Lara is a mother and I felt like her son was her inspiration to fight. She lost custody over him once when she was using, which aches her heart and she will not let that happen again; she loves him dearly. But she is also a fighter in her heart. Her pride is very strong and she will not ask for help even in desperate need. It is not only pride that is stopping her from asking for help, it is a deep state of denial after getting sober. Struggling to keep the addiction at bay, Lara’s emotions run the game. During all of this, she is also trying to care of her son and secure a temporary home, following an eviction. It is empowering to see that Lara is coming back to her real self – she is strong, kind and brave – and to see how she deals with these difficult problems. Adja helps her see that in herself. Adja, the other character in the film, comes from an even more difficult situation but, together, they find the strength in each other.
Magnea is a bright, sensitive and a talented person. In the film, we see Magnea when she is young –fifteen years old – and when she is older – 30 years old –. I play Magnea when she is older. She may be a fighter in heart but, at this point in her life, drugs and the violence against her by abusive men has wrecked everything good and beautiful in her life. She feels like she has nothing left to fight for, nothing to live for and she tries to take her own life, but her suicide attempts don’t go the way she planned. She doesn’t have the energy or the will to fight or live; she has lost so many times. She knows she is lost, but can’t find a way out and even if the way out came to her, she wouldn’t even dare to hope that it could lead to a brighter path. Very deep inside, though, she wants her life back. Very deep inside, Magnea is still there. Magnea is based on a real woman whose first name is the same as mine, that unfortunately took her own life a few years ago. Kristín Gerdur was extremely talented, a good student and had a bright future ahead of her. Her family was so generous to tell us her story in the hope that it would help someone. Kristín Gerdur had been sober for a few years and that part is Stella in the movie. When she was sober, she dedicated her life to helping others. But the pain of past traumas, the pain of all the violence was too much, so she felt she would need to numb herself again with drugs or die. The film is dedicated to two women and Kristín Gerdur is one of them.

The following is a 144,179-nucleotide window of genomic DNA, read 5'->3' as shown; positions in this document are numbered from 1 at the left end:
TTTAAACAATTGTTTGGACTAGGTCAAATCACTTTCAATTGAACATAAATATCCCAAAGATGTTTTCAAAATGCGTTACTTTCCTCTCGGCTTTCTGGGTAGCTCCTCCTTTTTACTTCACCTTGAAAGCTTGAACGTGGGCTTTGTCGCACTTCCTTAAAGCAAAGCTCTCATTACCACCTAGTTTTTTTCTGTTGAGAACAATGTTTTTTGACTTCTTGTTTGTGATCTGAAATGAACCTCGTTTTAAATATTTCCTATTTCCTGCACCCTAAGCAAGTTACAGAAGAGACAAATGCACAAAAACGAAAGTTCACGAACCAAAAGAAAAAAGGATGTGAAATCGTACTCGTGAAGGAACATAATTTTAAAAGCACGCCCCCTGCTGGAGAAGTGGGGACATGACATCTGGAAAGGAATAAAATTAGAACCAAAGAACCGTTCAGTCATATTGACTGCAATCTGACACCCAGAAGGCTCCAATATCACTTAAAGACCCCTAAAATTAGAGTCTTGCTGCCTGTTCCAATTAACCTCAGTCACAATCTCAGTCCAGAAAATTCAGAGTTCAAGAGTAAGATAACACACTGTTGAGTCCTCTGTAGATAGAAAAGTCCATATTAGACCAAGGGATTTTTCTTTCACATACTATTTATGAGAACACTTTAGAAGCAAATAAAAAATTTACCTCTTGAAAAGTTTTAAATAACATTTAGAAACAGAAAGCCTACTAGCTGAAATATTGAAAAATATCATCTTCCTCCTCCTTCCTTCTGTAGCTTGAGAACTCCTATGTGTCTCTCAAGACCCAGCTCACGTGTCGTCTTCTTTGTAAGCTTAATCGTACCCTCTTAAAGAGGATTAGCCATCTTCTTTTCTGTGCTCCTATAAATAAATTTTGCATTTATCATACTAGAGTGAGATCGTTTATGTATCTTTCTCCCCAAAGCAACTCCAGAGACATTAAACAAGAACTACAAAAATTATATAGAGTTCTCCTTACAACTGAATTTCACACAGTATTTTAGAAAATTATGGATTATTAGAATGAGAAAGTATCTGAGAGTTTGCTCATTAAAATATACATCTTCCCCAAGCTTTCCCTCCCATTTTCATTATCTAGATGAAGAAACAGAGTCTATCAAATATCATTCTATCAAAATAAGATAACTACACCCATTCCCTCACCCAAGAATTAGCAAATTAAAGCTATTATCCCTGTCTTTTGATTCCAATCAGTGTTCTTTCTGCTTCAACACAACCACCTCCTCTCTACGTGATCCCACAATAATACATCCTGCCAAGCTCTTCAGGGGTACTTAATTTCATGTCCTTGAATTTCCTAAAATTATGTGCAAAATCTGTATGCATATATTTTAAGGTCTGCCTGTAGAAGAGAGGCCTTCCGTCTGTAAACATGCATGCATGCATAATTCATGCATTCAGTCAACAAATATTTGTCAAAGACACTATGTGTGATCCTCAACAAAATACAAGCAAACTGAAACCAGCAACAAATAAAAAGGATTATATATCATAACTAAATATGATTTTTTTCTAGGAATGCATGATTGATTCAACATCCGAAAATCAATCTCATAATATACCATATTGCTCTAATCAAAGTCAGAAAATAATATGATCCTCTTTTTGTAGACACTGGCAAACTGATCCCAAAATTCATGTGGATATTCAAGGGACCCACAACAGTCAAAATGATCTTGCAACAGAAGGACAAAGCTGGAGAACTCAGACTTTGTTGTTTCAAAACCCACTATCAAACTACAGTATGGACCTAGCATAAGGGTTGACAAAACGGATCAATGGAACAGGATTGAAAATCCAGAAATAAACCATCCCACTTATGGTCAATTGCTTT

Your characters in both films also have drug abuse problems. Can you elaborate on that?
K.T.H.: Yes they are both addicts. Like I said, they are in different places in their drug abuse. Lara is not as traumatised as Magnea; her way back to becoming a respectable citizen is not as overwhelming although her guilt and shame are palpable. Magnea has absolutEly hit rock bottom and she feels like she has nothing to live for. She feels as if she has nothing more to give to the world, which is devastating if you keep in mind what a bright future she had in front of her.
How have you prepared for these films?